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Hutchinson–Gilford progeria syndrome is a rare, sporadic, autosomal dominant syndrome that involves premature aging, generally leading to death at approximately 13 years of age due to myocardial infarction or stroke. The genetic basis of most cases of this syndrome is a change from glycine GGC to glycine GGT in codon 608 of the lamin A (LMNA) gene, which activates a cryptic splice donor site to produce abnormal lamin A; this disrupts the nuclear membrane and alters transcription.
We enrolled 15 children between 1 and 17 years of age, representing nearly half of the world's known patients with Hutchinson–Gilford progeria syndrome, in a comprehensive clinical protocol between February 2005 and May 2006.
Clinical investigations confirmed sclerotic skin, joint contractures, bone abnormalities, alopecia, and growth impairment in all 15 patients; cardiovascular and central nervous system sequelae were also documented. Previously unrecognized findings included prolonged prothrombin times, elevated platelet counts and serum phosphorus levels, measured reductions in joint range of motion, low-frequency conductive hearing loss, and functional oral deficits. Growth impairment was not related to inadequate nutrition, insulin unresponsiveness, or growth hormone deficiency. Growth hormone treatment in a few patients increased height growth by 10% and weight growth by 50%. Cardiovascular studies revealed diminishing vascular function with age, including elevated blood pressure, reduced vascular compliance, decreased ankle–brachial indexes, and adventitial thickening.
Establishing the detailed phenotype of Hutchinson–Gilford progeria syndrome is important because advances in understanding this syndrome may offer insight into normal aging. Abnormal lamin A (progerin) appears to accumulate with aging in normal cells.
Some aspects of human aging appear to be dramatically accelerated in the Hutchinson–Gilford progeria syndrome, an extremely rare sporadic disorder (Fig. 1).1–3 Within approximately 13 years after birth, affected children die from cardiovascular disease. The cause is abnormal lamin A (denoted “progerin,” to distinguish it from normal lamin A), which is produced by an activated cryptic splice donor site created by a change from glycine GGC to glycine GGT in codon 608 of exon 11 of the lamin A (LMNA) gene.4,5 Progerin disrupts the structural integrity of the inner nuclear membrane in a dominant negative fashion.6–10 We prospectively characterized the clinical characteristics of Hutchinson–Gilford progeria syndrome in 15 affected children, seeking insights into the pathophysiological process of the disease, elucidating previously unappreciated aspects of the phenotype, and proposing outcome variables for evaluating therapeutic interventions.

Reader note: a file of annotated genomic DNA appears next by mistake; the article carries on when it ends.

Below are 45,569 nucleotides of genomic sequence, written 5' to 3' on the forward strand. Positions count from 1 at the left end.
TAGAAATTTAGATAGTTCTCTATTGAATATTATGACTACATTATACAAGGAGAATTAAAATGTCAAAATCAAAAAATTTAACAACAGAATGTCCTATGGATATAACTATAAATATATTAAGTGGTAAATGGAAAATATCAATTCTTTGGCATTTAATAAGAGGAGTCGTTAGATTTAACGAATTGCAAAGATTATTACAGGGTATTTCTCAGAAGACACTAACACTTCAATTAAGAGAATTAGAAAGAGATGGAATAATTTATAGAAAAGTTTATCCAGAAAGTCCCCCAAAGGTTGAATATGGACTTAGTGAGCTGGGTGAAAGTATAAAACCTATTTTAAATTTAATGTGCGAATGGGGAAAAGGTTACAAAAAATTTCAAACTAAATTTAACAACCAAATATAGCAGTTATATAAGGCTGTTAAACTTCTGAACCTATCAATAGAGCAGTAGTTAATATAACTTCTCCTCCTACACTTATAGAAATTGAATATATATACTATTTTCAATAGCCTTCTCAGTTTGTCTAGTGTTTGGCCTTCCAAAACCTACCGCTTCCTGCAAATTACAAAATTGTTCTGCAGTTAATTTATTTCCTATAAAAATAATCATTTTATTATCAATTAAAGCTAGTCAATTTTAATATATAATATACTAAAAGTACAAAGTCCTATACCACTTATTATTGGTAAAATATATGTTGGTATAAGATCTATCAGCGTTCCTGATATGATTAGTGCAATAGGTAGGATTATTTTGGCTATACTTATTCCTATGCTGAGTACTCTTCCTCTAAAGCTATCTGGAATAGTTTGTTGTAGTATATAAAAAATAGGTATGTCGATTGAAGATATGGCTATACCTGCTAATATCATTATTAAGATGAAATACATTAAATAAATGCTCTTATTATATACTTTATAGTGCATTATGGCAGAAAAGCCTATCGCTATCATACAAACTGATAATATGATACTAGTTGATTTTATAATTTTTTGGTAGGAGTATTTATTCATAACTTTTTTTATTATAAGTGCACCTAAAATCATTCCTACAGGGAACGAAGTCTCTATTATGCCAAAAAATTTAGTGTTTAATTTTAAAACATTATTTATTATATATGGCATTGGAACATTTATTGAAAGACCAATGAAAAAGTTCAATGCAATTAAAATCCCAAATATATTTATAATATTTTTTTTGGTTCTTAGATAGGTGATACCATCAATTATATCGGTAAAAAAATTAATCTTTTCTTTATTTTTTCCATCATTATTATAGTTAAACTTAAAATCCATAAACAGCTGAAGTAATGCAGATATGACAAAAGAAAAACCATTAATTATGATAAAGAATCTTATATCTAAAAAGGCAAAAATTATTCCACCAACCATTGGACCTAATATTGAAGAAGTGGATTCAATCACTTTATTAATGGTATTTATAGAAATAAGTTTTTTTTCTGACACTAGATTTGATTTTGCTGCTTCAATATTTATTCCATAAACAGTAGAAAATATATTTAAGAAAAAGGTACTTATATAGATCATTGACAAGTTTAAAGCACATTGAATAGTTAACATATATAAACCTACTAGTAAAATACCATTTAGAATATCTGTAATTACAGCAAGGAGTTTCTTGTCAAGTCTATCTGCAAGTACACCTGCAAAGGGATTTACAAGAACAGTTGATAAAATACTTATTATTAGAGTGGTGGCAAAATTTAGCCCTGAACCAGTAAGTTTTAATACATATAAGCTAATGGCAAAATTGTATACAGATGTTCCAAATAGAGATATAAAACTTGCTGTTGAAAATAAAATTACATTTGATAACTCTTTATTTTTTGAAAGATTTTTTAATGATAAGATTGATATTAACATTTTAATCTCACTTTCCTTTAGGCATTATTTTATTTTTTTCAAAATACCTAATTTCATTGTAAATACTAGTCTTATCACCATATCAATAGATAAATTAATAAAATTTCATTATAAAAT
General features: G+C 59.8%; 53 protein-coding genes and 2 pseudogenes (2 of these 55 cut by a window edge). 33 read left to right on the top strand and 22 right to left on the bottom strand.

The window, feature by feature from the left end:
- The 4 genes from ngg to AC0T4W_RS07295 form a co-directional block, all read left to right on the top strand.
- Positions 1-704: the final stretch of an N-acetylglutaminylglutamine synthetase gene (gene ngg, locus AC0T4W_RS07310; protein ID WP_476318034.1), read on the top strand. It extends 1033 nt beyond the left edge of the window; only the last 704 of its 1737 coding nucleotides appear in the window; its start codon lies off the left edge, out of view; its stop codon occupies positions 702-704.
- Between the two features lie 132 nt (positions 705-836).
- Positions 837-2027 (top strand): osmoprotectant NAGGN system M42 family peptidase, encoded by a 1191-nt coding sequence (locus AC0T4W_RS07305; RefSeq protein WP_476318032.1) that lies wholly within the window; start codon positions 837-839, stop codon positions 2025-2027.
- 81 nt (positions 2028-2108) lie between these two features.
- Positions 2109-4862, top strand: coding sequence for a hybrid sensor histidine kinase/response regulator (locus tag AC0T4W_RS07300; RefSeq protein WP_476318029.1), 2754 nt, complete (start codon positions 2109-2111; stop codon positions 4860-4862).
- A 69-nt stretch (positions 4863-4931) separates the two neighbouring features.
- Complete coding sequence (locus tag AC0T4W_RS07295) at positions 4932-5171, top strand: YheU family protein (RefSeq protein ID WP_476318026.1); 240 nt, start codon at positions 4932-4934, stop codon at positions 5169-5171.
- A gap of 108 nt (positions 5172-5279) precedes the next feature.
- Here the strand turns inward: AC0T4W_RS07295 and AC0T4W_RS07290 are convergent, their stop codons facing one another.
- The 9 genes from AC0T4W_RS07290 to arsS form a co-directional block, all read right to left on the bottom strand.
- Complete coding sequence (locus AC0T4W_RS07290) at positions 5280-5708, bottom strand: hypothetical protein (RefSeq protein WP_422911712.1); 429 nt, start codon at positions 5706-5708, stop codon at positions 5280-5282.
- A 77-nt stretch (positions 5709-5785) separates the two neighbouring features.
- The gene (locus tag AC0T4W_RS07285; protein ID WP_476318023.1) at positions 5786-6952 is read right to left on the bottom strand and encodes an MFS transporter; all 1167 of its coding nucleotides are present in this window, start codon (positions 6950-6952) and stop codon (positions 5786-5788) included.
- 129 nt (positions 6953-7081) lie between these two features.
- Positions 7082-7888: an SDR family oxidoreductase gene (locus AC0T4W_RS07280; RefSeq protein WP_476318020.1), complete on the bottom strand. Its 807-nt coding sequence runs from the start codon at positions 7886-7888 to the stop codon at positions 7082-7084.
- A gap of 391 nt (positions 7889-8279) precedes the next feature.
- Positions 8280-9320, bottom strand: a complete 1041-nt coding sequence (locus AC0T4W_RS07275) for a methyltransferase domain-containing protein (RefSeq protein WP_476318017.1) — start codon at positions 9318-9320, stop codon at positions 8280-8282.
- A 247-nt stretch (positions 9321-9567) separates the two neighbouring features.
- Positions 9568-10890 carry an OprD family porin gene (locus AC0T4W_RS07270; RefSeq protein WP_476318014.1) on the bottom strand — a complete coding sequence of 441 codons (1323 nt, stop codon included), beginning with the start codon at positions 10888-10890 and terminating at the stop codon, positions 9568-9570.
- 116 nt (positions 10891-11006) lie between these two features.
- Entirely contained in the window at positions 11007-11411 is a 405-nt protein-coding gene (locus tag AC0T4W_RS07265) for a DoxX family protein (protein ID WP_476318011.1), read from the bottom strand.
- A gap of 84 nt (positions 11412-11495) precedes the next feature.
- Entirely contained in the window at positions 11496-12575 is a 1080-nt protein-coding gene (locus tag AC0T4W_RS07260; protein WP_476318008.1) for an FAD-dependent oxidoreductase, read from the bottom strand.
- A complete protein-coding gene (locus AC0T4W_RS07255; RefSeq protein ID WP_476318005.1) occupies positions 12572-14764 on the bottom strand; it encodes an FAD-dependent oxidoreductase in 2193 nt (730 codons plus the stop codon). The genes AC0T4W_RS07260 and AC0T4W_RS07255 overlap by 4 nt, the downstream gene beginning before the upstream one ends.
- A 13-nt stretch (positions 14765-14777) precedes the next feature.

We enrolled 15 unrelated white children (including 4 Hispanic children) in a protocol between February 2005 and May 2006. Race was self-reported. This study was approved by the institutional review board of the National Human Genome Research Institute, and written informed consent and assent were obtained from all the patients and their parents, respectively. The molecular mutations in four children were previously reported,4 Patient 9 was Patient 3 in another report,11 and Patient 7 was pictured in a review of Hutchinson–Gilford progeria syndrome.12 The weights of our patients, as recorded at the National Institutes of Health (NIH), were included in an article presenting a statistical predictive model of weight gain in Hutchinson–Gilford progeria syndrome,13 and the previous weights of five of our patients (Patients 5, 7, 9, 10, and 14) were reported in the aforementioned review of this disease.12 We measured the weight, height, bone density, and percent of body fat as a function of age in the patients in this study (Fig. 2).